An orca has started attacking boats for “revenge” and her fellow whales are following suit.

Sailing in the open sea and plowing through the deepest oceans is certainly a fascinating and evocative experience, even if it is not free from dangers : the waters, as we know, are inhabited by potentially dangerous creatures , such as sharks for example. However, by taking the right precautions, you could avoid being attacked. Other large cetaceans could roam near the boats, including killer whales , which, despite the appearance and the epithet given to them, generally have a non-aggressive nature . One of them, however, seems to have decided to organize some kind of menacing expedition to a boat sailing in Iberian waters.

Although they are often referred to as “killer whales”, these animals are usually not aggressive towards humans and do not pose a danger to anyone who encounters them. However, an episode that took place in the waters of Spain and Portugal suggested otherwise. One female, nicknamed Gladis Bianca , has attracted attention after she ‘organized’ attacks on boats sailing in the area. Contacts between ships and killer whales are a rather peaceful custom , but in this case it is not at all the case: in recent times, these marine mammals have proved to be unusually aggressive towards boats.

According to scientists , this sudden change in behavior is due to a ‘ revenge crusade ‘ organized by Gladis herself. Since 2020, violent clashes between ships and orcas have been ongoing in areas of Galicia and the Strait of Gibraltar . The episode that saw Gladis in command, however, aroused particular perplexity: six orcas attacked a boat captained by Greg Blackburn , who recounted his hard struggle not to lose control of the 14-metre long sailing ship. The group of cetaceans literally attacked the moving object, seriously hampering navigation .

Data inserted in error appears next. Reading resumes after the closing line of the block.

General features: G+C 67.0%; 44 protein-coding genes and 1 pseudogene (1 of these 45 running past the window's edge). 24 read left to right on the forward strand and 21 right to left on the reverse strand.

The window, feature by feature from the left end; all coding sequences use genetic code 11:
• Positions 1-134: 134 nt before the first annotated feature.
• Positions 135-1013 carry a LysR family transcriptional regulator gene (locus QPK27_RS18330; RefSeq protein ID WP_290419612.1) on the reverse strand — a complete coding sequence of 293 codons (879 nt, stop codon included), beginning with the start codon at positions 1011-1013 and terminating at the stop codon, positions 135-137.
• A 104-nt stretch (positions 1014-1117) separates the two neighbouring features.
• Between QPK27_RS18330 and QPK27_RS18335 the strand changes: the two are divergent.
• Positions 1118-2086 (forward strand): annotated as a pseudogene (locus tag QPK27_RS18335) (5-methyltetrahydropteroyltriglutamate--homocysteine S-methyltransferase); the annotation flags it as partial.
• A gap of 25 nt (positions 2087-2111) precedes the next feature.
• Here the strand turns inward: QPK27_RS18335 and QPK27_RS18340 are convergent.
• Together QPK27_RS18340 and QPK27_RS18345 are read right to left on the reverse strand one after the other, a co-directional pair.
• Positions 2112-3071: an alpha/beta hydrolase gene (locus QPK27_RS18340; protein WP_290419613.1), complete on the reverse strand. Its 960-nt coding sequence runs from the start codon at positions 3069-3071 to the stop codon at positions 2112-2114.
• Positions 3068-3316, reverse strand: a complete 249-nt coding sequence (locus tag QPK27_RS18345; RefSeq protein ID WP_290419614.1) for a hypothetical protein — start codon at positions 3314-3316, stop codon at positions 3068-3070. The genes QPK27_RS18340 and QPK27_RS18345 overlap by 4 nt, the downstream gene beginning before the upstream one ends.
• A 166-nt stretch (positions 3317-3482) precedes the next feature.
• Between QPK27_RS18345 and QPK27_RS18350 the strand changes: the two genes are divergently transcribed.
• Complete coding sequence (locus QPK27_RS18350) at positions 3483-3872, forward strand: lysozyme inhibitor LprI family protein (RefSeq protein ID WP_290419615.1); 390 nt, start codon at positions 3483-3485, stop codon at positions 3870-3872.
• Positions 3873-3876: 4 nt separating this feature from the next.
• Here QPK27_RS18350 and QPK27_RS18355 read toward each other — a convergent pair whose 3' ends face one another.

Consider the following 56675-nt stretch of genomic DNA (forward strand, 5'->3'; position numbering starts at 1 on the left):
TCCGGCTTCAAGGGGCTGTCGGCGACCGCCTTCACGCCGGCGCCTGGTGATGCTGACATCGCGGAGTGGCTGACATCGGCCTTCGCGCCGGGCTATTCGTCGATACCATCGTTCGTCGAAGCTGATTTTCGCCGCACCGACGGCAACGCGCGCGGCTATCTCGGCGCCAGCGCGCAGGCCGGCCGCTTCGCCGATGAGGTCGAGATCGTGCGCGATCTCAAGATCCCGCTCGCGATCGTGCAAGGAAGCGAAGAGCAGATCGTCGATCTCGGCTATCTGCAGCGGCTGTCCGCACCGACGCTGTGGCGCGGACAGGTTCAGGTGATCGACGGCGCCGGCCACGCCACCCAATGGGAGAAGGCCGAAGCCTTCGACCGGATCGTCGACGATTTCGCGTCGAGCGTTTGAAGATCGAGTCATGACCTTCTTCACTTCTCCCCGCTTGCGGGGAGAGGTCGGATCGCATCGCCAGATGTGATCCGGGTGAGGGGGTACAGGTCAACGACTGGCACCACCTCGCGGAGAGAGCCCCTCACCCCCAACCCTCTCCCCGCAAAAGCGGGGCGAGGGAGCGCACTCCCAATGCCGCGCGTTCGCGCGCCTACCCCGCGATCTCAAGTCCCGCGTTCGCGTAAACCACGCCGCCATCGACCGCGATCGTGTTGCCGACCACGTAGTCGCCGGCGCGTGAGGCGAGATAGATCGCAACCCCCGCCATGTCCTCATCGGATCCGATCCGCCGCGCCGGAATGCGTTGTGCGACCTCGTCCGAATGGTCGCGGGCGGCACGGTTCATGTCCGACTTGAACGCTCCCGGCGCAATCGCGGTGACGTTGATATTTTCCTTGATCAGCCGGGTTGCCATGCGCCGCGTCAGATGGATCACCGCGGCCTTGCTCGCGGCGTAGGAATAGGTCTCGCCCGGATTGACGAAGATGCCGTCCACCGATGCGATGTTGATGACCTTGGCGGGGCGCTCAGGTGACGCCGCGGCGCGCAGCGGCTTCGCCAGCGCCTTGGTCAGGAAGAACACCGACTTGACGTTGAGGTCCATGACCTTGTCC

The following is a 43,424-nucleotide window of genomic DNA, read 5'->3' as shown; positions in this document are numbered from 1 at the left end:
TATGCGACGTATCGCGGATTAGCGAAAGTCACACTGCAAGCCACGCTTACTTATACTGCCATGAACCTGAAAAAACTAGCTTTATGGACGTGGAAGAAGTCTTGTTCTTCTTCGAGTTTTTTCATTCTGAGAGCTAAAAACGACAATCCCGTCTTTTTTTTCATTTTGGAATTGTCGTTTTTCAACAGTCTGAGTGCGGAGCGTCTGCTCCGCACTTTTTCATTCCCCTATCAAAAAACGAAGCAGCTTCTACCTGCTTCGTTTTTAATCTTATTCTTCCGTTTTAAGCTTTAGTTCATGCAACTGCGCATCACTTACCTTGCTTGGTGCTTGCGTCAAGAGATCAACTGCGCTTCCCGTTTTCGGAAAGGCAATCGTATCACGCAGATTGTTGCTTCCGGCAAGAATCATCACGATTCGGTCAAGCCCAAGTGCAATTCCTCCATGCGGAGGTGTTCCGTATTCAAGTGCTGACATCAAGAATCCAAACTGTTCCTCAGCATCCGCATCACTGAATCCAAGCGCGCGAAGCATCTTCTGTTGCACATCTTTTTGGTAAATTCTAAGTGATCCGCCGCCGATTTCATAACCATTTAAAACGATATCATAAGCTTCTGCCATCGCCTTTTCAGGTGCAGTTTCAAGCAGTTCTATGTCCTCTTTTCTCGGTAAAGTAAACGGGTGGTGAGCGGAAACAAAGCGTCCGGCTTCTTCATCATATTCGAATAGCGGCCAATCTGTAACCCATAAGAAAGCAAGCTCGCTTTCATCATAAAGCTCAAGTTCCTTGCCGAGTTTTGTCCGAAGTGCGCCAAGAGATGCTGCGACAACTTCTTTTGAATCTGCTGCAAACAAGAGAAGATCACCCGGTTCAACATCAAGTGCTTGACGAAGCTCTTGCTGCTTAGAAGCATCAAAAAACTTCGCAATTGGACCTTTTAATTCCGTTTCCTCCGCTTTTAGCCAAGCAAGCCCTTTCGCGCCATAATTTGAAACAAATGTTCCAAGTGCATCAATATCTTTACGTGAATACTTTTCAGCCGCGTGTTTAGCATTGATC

In 2020, the journal Marine Mammal Science published a study on this growing phenomenon : since this behavior has never occurred before, it is believed to be derived from emulation rather than nature. The attacks always seem to follow the same pattern : the animals head towards the pool to hit the rudder and, once they have succeeded in interrupting navigation, they move away. Juvenile specimens mimic the behavior of older orcas, and then spread this modus operandi among themselves.

Experts have deduced that Gladis Blanca experienced a traumatic moment , perhaps because she was hit and injured by a moving boat, developing this behavior following the episode, being followed by the younger orcas for mere emulation. It would therefore be an unprecedented attitude learned by pure imitation , and not deriving from Gladis’ desire to teach her companions to be aggressive. According to scientists, the harmless new habit  is set to fade over time, but after around 500 attacks, three of which resulted in the sinking of boats, fears for the safety of sailors are more intense than ever.


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